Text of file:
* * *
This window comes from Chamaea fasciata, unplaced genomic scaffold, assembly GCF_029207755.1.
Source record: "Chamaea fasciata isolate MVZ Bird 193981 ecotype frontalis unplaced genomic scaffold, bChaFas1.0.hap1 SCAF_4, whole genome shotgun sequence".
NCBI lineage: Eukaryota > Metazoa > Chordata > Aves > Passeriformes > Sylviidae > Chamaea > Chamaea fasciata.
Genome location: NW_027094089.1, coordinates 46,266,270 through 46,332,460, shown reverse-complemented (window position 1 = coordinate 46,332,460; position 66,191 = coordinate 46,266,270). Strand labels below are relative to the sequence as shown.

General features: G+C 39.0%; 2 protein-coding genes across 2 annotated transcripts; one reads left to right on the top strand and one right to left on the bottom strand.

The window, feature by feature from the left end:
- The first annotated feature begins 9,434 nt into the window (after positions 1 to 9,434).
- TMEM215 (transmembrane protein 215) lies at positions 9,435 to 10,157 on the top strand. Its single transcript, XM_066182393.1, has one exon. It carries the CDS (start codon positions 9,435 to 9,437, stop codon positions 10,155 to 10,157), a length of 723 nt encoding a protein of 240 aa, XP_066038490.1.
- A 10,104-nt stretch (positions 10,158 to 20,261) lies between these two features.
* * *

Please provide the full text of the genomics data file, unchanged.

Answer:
This window comes from Chamaea fasciata, unplaced genomic scaffold, assembly GCF_029207755.1.
Source record: "Chamaea fasciata isolate MVZ Bird 193981 ecotype frontalis unplaced genomic scaffold, bChaFas1.0.hap1 SCAF_4, whole genome shotgun sequence".
NCBI lineage: Eukaryota > Metazoa > Chordata > Aves > Passeriformes > Sylviidae > Chamaea > Chamaea fasciata.
Genome location: NW_027094089.1, coordinates 46,266,270 through 46,332,460, shown reverse-complemented (window position 1 = coordinate 46,332,460; position 66,191 = coordinate 46,266,270). Strand labels below are relative to the sequence as shown.

General features: G+C 39.0%; 2 protein-coding genes across 2 annotated transcripts; one reads left to right on the top strand and one right to left on the bottom strand.

The window, feature by feature from the left end:
- The first annotated feature begins 9,434 nt into the window (after positions 1 to 9,434).
- TMEM215 (transmembrane protein 215) lies at positions 9,435 to 10,157 on the top strand. Its single transcript, XM_066182393.1, has one exon. It carries the CDS (start codon positions 9,435 to 9,437, stop codon positions 10,155 to 10,157), a length of 723 nt encoding a protein of 240 aa, XP_066038490.1.
- A 10,104-nt stretch (positions 10,158 to 20,261) lies between these two features.